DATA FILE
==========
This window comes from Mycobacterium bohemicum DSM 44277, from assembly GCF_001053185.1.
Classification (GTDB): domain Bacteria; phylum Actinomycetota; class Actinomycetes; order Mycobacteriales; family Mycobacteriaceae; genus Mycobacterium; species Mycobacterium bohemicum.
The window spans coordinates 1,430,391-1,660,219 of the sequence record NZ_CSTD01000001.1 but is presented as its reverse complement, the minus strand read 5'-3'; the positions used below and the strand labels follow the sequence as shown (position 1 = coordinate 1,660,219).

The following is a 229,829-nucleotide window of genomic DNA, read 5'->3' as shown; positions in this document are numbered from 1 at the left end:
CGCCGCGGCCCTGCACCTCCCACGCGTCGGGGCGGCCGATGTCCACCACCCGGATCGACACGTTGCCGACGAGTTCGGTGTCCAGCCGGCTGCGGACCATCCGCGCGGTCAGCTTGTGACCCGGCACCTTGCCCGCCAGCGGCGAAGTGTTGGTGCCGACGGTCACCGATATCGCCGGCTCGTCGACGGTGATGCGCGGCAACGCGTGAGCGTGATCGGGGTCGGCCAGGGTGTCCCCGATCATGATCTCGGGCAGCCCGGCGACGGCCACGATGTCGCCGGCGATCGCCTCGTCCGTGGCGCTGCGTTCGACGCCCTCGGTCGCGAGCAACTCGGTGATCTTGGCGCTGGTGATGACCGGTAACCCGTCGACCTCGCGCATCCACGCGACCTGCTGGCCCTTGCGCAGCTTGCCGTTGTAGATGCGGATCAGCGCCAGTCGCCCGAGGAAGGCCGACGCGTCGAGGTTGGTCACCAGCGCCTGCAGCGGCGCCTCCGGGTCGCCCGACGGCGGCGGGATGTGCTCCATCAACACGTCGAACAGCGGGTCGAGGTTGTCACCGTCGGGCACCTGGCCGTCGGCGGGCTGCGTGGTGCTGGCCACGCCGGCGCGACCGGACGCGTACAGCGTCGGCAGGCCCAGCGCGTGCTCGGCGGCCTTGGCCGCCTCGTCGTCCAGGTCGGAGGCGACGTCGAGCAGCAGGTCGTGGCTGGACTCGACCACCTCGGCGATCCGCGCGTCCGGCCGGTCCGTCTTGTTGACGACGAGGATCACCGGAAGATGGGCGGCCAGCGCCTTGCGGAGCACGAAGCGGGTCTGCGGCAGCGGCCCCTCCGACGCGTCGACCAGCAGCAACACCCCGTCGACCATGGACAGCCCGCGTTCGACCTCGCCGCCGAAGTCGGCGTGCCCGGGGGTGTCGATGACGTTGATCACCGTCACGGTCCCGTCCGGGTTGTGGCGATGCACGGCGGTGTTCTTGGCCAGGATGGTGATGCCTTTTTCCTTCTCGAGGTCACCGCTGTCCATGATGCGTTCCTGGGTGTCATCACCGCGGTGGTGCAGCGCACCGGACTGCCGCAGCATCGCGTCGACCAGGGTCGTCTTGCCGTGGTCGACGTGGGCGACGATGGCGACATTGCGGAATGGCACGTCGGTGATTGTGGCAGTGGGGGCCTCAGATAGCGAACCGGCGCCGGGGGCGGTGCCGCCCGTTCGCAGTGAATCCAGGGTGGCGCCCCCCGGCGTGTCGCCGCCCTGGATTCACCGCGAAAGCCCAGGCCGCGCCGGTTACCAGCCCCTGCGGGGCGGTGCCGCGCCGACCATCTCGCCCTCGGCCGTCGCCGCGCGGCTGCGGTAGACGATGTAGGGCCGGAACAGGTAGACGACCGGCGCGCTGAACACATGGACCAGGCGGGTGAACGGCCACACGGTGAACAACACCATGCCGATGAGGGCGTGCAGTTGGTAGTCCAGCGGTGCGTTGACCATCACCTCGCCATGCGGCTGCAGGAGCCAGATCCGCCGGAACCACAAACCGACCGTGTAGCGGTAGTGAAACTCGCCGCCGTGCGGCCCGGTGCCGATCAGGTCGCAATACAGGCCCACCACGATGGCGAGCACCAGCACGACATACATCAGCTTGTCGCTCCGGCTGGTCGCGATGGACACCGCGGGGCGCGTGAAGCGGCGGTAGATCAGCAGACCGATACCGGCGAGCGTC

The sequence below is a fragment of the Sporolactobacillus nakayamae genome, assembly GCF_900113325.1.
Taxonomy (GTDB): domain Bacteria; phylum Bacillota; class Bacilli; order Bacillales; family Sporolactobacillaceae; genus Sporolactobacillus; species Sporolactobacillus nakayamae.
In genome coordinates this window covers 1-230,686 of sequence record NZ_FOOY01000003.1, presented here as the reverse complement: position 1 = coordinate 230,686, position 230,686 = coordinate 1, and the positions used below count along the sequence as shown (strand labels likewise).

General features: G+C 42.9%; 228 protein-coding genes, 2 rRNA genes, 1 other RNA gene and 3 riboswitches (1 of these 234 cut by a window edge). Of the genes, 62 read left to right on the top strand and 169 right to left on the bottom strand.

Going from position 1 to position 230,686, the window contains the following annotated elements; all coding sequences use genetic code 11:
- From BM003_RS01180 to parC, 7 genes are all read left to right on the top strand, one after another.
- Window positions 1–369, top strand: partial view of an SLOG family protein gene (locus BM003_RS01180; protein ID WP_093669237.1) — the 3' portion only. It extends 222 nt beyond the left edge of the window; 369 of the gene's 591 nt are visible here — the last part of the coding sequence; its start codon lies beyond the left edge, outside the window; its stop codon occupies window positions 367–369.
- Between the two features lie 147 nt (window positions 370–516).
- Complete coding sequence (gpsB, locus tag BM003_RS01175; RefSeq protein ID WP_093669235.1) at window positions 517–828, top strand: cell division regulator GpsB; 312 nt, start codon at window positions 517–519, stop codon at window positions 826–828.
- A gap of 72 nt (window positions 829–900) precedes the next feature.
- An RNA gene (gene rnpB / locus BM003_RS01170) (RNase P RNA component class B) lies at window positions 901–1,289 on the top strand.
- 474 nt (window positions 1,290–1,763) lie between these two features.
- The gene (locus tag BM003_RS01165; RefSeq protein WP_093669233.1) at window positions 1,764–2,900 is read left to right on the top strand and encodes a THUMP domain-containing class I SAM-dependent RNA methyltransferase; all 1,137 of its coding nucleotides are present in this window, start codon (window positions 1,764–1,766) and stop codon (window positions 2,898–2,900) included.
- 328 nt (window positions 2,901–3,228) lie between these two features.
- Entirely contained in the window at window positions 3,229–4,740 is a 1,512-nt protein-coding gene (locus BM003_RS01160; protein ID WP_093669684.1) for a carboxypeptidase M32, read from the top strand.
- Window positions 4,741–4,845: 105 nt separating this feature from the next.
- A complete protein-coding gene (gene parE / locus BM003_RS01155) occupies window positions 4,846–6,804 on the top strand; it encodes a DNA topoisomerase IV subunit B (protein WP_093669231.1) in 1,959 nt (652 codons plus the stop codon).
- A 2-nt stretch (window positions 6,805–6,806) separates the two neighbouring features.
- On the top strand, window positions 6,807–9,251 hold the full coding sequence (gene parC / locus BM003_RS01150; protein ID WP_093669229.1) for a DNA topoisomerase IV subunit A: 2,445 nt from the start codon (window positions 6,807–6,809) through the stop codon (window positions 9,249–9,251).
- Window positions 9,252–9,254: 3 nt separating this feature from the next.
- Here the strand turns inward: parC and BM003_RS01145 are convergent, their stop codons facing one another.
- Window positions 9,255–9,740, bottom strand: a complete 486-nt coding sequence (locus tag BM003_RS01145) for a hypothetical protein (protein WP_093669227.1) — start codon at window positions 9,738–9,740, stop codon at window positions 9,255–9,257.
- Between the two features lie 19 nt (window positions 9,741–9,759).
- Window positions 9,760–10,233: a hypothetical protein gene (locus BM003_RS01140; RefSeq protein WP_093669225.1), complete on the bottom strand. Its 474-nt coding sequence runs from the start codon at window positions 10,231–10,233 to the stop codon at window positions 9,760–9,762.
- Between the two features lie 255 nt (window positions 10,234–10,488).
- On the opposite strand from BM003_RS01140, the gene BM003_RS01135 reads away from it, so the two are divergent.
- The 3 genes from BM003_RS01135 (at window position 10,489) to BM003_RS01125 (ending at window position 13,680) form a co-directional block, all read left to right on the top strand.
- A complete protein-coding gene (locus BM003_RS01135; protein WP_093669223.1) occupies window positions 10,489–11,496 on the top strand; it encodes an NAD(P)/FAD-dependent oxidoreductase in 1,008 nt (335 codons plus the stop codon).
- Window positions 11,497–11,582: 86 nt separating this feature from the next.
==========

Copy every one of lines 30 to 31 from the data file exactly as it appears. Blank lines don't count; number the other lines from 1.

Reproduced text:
- Between the two features lie 255 nt (window positions 10,234–10,488).
- On the opposite strand from BM003_RS01140, the gene BM003_RS01135 reads away from it, so the two are divergent.